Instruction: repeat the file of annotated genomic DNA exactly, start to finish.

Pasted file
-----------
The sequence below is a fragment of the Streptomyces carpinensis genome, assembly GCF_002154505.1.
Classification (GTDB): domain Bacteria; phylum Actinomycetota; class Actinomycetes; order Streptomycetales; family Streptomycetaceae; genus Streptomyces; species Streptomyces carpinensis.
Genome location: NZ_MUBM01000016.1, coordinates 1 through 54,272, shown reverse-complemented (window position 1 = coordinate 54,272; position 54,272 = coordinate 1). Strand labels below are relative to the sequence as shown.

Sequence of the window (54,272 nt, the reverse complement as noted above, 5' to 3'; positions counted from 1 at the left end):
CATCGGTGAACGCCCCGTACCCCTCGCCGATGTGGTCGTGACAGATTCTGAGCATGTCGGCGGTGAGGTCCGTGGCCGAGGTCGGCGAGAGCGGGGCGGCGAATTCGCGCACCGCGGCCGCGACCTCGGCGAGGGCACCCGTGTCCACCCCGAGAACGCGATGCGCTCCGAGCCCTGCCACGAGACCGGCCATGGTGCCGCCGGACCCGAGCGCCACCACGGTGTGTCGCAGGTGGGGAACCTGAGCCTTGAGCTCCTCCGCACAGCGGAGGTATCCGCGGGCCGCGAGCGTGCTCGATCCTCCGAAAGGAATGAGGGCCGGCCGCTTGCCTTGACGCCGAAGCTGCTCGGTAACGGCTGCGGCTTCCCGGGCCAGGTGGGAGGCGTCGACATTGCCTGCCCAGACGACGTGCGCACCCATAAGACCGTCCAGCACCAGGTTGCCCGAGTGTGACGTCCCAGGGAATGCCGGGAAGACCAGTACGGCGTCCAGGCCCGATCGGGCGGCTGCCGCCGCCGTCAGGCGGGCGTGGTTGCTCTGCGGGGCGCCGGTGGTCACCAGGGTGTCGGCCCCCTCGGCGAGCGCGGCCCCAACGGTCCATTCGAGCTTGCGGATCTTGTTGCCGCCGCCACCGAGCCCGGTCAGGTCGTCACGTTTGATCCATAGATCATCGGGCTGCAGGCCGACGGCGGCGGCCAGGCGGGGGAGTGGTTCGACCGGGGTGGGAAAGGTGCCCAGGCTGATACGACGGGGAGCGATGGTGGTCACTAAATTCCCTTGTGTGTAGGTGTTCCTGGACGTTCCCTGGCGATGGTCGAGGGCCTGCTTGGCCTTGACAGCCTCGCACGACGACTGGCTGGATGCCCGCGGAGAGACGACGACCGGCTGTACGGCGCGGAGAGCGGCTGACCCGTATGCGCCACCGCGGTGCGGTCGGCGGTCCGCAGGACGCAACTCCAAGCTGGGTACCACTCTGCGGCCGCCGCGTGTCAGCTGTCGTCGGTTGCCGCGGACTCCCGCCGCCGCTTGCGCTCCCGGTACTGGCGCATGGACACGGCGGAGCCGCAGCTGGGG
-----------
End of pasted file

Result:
The sequence below is a fragment of the Streptomyces carpinensis genome, assembly GCF_002154505.1.
Classification (GTDB): domain Bacteria; phylum Actinomycetota; class Actinomycetes; order Streptomycetales; family Streptomycetaceae; genus Streptomyces; species Streptomyces carpinensis.
Genome location: NZ_MUBM01000016.1, coordinates 1 through 54,272, shown reverse-complemented (window position 1 = coordinate 54,272; position 54,272 = coordinate 1). Strand labels below are relative to the sequence as shown.

Sequence of the window (54,272 nt, the reverse complement as noted above, 5' to 3'; positions counted from 1 at the left end):
CATCGGTGAACGCCCCGTACCCCTCGCCGATGTGGTCGTGACAGATTCTGAGCATGTCGGCGGTGAGGTCCGTGGCCGAGGTCGGCGAGAGCGGGGCGGCGAATTCGCGCACCGCGGCCGCGACCTCGGCGAGGGCACCCGTGTCCACCCCGAGAACGCGATGCGCTCCGAGCCCTGCCACGAGACCGGCCATGGTGCCGCCGGACCCGAGCGCCACCACGGTGTGTCGCAGGTGGGGAACCTGAGCCTTGAGCTCCTCCGCACAGCGGAGGTATCCGCGGGCCGCGAGCGTGCTCGATCCTCCGAAAGGAATGAGGGCCGGCCGCTTGCCTTGACGCCGAAGCTGCTCGGTAACGGCTGCGGCTTCCCGGGCCAGGTGGGAGGCGTCGACATTGCCTGCCCAGACGACGTGCGCACCCATAAGACCGTCCAGCACCAGGTTGCCCGAGTGTGACGTCCCAGGGAATGCCGGGAAGACCAGTACGGCGTCCAGGCCCGATCGGGCGGCTGCCGCCGCCGTCAGGCGGGCGTGGTTGCTCTGCGGGGCGCCGGTGGTCACCAGGGTGTCGGCCCCCTCGGCGAGCGCGGCCCCAACGGTCCATTCGAGCTTGCGGATCTTGTTGCCGCCGCCACCGAGCCCGGTCAGGTCGTCACGTTTGATCCATAGATCATCGGGCTGCAGGCCGACGGCGGCGGCCAGGCGGGGGAGTGGTTCGACCGGGGTGGGAAAGGTGCCCAGGCTGATACGACGGGGAGCGATGGTGGTCACTAAATTCCCTTGTGTGTAGGTGTTCCTGGACGTTCCCTGGCGATGGTCGAGGGCCTGCTTGGCCTTGACAGCCTCGCACGACGACTGGCTGGATGCCCGCGGAGAGACGACGACCGGCTGTACGGCGCGGAGAGCGGCTGACCCGTATGCGCCACCGCGGTGCGGTCGGCGGTCCGCAGGACGCAACTCCAAGCTGGGTACCACTCTGCGGCCGCCGCGTGTCAGCTGTCGTCGGTTGCCGCGGACTCCCGCCGCCGCTTGCGCTCCCGGTACTGGCGCATGGACACGGCGGAGCCGCAGCTGGGG